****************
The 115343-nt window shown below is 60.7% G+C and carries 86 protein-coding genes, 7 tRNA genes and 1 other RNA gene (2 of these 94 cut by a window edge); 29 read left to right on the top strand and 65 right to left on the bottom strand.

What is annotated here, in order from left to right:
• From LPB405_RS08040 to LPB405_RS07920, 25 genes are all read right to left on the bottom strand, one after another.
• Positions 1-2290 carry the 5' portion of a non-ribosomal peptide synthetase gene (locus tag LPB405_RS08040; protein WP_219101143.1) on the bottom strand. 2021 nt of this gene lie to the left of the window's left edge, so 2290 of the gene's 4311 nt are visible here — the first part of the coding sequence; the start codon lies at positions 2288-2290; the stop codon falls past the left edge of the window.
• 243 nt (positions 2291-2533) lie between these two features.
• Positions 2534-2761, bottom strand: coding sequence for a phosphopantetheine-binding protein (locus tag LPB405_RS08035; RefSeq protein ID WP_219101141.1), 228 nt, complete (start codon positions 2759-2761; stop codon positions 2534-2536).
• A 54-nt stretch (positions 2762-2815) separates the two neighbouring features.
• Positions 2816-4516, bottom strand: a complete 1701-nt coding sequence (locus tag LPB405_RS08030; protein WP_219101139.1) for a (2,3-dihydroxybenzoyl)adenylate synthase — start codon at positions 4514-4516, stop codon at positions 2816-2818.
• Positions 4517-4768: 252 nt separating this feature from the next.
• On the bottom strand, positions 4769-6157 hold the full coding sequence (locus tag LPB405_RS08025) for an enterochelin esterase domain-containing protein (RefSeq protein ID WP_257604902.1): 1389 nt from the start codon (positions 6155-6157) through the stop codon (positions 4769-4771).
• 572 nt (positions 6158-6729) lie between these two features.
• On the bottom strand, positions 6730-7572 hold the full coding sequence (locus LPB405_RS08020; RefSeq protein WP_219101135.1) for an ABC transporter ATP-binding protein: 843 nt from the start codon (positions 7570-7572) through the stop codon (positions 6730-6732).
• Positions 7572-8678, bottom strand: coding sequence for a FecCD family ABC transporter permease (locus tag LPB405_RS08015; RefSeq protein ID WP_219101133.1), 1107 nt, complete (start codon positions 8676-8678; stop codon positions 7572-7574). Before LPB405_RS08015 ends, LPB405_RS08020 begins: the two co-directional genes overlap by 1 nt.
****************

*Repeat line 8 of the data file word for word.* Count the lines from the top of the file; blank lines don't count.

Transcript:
• Positions 2816-4516, bottom strand: a complete 1701-nt coding sequence (locus tag LPB405_RS08030; protein WP_219101139.1) for a (2,3-dihydroxybenzoyl)adenylate synthase — start codon at positions 4514-4516, stop codon at positions 2816-2818.